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You'll soon be able to fly lie-flat on a United Boeing 777 to Orlando

Nov. 20, 2019
5 min read
You'll soon be able to fly lie-flat on a United Boeing 777 to Orlando
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Prepare to be well-rested before and after your visit to Mickey Mouse's headquarters. United Airlines will soon start flying the Boeing 777 to Orlando Airport (MCO) from two of the carrier's largest hubs — Chicago O'Hare (ORD) and Newark Liberty (EWR).

The Boeing 777 is scheduled to start flying once daily on both routes starting March 5. The 777 on the Chicago to Orlando route is currently showing through the end of United's published schedule. However, the 777 on the Newark to Orlando route will only last two months, with the 777 falling back of the route on May 7.

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This upgauge comes as part of United's commitment to accelerating its domestic growth. At United's Media Day in October, United said the 777 would start flying those Orlando routes in December, though its introduction has been delayed. Although the 777 will now arrive a bit later than expected, it's still great to see United following through on its promise. In the interim, United will put lie-flat equipped Boeing 767 wide-bodies on its Orlando routes from Newark starting in December (more on that below) until the 777s are added in March.

Photo by Brendan Dorsey/The Points Guy

The initial schedule has the two 777s swapping in Orlando. The 777 on the Chicago to Orlando flight will turn around in Orlando and fly to Newark, while the 777 on the Newark to Orlando flight will turn around and head to Chicago.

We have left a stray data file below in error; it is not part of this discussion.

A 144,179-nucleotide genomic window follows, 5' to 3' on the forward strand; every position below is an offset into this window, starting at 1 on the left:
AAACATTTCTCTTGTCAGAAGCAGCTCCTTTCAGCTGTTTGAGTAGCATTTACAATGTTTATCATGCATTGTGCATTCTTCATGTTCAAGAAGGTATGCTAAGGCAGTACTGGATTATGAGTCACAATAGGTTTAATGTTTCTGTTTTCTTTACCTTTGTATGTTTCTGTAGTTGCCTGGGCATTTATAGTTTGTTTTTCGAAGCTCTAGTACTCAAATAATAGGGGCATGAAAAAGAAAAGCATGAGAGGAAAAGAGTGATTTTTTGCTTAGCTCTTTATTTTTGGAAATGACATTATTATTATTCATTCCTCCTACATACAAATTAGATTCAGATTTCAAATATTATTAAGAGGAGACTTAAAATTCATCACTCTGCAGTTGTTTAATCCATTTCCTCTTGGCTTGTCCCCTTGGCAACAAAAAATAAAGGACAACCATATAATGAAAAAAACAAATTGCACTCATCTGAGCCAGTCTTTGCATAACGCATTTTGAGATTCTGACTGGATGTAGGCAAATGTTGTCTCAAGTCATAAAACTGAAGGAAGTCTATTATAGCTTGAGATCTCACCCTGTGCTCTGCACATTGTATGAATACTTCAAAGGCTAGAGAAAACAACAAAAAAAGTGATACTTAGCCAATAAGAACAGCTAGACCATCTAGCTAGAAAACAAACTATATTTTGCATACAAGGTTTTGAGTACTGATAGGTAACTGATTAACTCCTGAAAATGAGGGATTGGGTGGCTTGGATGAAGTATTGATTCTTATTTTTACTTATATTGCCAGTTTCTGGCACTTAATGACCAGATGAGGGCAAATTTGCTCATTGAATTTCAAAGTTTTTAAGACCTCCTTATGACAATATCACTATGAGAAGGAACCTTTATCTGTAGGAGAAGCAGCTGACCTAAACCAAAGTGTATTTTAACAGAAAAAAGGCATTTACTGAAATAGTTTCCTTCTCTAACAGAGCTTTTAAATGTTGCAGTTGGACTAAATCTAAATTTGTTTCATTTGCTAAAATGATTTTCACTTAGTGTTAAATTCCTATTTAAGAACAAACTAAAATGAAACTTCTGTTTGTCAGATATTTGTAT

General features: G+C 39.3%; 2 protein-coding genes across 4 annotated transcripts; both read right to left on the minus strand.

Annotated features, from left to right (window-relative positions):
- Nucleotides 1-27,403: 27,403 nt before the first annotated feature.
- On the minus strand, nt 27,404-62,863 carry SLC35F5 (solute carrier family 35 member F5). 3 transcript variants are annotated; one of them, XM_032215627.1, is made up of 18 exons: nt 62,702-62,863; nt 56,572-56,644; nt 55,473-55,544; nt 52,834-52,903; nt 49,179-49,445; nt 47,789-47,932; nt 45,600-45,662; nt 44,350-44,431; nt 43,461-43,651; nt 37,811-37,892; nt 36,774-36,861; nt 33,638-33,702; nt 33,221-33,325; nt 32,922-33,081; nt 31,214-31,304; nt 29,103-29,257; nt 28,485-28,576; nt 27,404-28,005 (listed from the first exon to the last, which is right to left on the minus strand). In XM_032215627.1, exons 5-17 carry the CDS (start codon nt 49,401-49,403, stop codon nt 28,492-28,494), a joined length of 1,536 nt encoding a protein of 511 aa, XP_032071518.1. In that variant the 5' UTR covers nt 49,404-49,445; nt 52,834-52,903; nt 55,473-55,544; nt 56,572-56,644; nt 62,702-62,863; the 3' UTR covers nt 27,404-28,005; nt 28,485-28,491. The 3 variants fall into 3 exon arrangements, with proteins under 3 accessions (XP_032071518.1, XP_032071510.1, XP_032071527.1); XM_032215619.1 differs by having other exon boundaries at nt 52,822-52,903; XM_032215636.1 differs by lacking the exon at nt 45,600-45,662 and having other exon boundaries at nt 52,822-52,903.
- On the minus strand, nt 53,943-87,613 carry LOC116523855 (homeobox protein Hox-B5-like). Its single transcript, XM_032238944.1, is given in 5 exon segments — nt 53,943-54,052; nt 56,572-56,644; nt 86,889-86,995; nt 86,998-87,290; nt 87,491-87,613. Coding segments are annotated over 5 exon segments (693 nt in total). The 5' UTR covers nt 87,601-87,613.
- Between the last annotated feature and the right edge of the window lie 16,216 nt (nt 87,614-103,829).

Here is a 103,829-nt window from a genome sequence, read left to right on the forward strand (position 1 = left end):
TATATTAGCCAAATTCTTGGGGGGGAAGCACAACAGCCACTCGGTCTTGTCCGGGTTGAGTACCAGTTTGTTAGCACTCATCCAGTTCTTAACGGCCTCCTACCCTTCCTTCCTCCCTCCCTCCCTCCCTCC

ORD - MCO8:30 a.m. - 12:13 p.m.
MCO - ORD12:20 p.m. - 2:18 p.m.
EWR - MCO8 a.m. - 10:40 a.m.
MCO - EWR1:55 p.m. - 4:35 p.m.

Before you get too excited about the prospect of flying the carrier's flagship Polaris product on a short flight to Orlando, these 777s are configured in United's high-density domestic configuration. I wasn't too impressed with the business-class product when I flew on this exact aircraft earlier this year. The seats are arranged in a 2-4-2 "dorm-style" configuration that definitely doesn't work well for passengers in odd-numbered seats. But it's still a lie-flat seat for a roughly 3-hour flight.

Photo by Zach Griff/The Points Guy

The Boeing 777 definitely represents a big improvement to United's Chicago to Orlando route, since no other frequency is operated by a plane equipped with lie-flat seats.

Photo by Zach Griff/The Points Guy

Newark area-based readers would probably be better off choosing one of the other daily flights that United operates from Newark to Orlando, including the more comfortable Boeing 757-200. The business class on the smaller 757 is a bit more private and offers more storage space than the 777.

Related: The best credit cards for United fliers

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United has another gift for Newark fliers. Before the 777 is added to the Newark-Orlando route in March, United will be using a Boeing 767 for the same route. The 767 will fly once-daily from Dec. 19 until Dec. 31, as well as on Mondays, Tuesdays and Wednesdays from Jan. 6 until Feb. 23.

Photo by Zach Honig/The Points Guy

The Boeing 767-300 is in a non-Polaris configuration, but there's always a chance of getting the new product since over 60% of that fleet has been updated with the new seats.

For economy fliers, the Boeing 767 and 777 should represent an upgrade too. I personally prefer the wider cabin of a widebody, and both those planes also offer much larger Economy Plus sections.

Photo by Katie Genter/The Points Guy

If you're looking to redeem miles for these flights, you have a few options.

Bottom line

As part of the carrier's commitment to growing domestically, United is adding once-daily Boeing 777-200 service from Newark and Chicago to Orlando. This represents a big improvement for Chicago-based fliers and gives Newark fliers another opportunity to fly in a lie-flat seat between the two cities.

Although the 777 isn't United most revolutionary business-class product, it's still a very nice way to fly to the "happiest place on earth".

Featured image by (Photo by Zach Griff / The Points Guy)